Referring to FIG. 11, if the LCD is irradiated with UV light, the liquid crystal molecules 311 are pre-tilted toward the first substrate 101. Consequently, a two-step motion of the liquid crystal molecules 311 is prevented, and the formation of a reverse domain is hindered. More particularly, if an electric field is formed using only the microelectrodes 84 disposed on the first substrate 101, when the driving power is applied to the liquid crystal molecules 311, the liquid crystal molecules 311 may perform the two-step motion. The two-step motion includes a polar rotation in a direction perpendicular to the adjacent microelectrodes 84 and an azimuthal rotation in a direction parallel to the microslits 85 interposed between the adjacent microelectrode 84. As a result, the reverse domain may be formed. The reverse domain means the liquid crystal molecules 311 are oriented in opposite directions from one of the microslits 85 However, if the liquid crystal molecules 311 are pre-tilted and thus made to perform a one-step motion according to the present embodiment, the formation of the reverse domain is prevented. In addition, pre-tilting of the liquid crystal molecules 311 improves the LCD response time as described above. As in the previous embodiment, the pre-tilt angle θ2 of the liquid crystal molecules 311 is more than 88 degrees but less than 90 degrees, desirably more than 88.5 degrees but less than 90 degrees. Specifically, assuming that an x-axis is parallel to the microelectrodes 84, a y-axis is perpendicular to the microelectrodes 84, and a z-axis is perpendicular to the two axes, the liquid crystals 311 are tilted at the angle θ2 with respect to the x-axis in a plane formed by the x-axis and the z-axis.

The liquid crystal compound 301 according to the present embodiment may be formed by irradiating a mixture of the liquid crystal 311, the dopants, the UV hardening monomers and the UV hardening initiators with UV light. The dopants reduce the pitch of the liquid crystal 311, and the UV irradiation pre-tilts the liquid crystal molecules 311. Therefore, the response time of the LCD can be improved.

One possible method of fabricating an LCD according to the second embodiment of the present invention will now be described with reference to FIGS. 12 through 15. FIGS. 12 through 15 are cross-sectional views illustrating the LCD at different stages of fabrication. The description of elements common with the first embodiment of the present invention has been omitted or simplified.

FIG. 12 illustrates the first substrate 101. A pixel electrode is shown with its microelectrodes 84 and microslits 85 interposed between the microelectrodes 84. To fabricate the first substrate 101, an opaque material such as chrome is deposited on the insulating substrate 10 and then patterned to form the black matrix 121. Next, a coat of a suitable material, e.g. photoresist, is formed over the black matrix 121 and the insulating substrate 10. The photoresist is exposed and developed. RGB color filters 131 are formed as a result. Then an overcoat layer 136 is formed on the black matrix 121 and the RGB color filters 131.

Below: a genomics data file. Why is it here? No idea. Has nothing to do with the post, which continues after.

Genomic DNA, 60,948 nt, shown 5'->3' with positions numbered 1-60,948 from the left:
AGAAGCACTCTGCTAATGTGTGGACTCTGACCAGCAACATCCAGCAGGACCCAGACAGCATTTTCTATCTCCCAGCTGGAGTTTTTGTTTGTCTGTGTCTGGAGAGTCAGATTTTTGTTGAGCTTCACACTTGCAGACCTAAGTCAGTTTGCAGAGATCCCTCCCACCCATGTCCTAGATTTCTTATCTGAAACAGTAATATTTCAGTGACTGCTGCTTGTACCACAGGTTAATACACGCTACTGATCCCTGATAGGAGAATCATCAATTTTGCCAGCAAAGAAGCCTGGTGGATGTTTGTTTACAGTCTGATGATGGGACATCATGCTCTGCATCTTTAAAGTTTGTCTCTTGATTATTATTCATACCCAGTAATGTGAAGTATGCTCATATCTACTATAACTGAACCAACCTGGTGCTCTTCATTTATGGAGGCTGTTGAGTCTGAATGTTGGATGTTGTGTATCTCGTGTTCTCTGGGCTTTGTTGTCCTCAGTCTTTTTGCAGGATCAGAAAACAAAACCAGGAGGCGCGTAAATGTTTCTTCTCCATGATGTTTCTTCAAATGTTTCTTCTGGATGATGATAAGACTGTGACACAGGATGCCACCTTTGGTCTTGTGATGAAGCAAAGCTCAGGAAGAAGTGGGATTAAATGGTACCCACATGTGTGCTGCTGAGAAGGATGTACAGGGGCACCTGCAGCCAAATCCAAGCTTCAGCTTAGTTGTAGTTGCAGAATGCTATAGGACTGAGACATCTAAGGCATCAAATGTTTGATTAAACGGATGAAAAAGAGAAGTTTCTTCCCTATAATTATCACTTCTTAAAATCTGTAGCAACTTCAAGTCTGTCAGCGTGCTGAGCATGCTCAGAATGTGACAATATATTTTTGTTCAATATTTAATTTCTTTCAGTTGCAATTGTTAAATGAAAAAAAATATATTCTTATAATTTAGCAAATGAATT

Using the same processes as in fabricating the LCD of the previous embodiment, formed over the overcoat layer 136 are: gate wiring including gate lines 22, gate electrodes 26, and storage wiring 28; gate insulating film 30; semiconductor layer 40; and data wiring including data lines 62, source electrodes 65, and drain electrodes 66. Then protective film 70 with contact holes 76 is formed on the structure.

A conductive layer is formed on the protective film 70, by sputtering for example, and is patterned to provide the pixel electrodes, including the microelectrodes 84 and the microslits 85 located between the microelectrodes 84. In particular, the cross-shaped main framework is formed which divides each pixel region into four sub-regions, and the microelectrodes 84 are formed to extend obliquely from the main framework toward the periphery of the corresponding pixel region. The oblique microelectrodes 84 extend in four directions from the cross-shaped main framework to form an angle of approximately 45 degrees with respect to a transmission axis of a polarizer which will be described later. The widths of the microelectrodes 84 and the microslits 85 and the maximum lengths of the microelectrodes 84 are as described above for the LCD according to the second embodiment of the present invention.

As in the previous embodiment, first vertical alignment film 92 is formed on the pixel electrodes. In this process, a sealant may be printed along edges of the first substrate 101.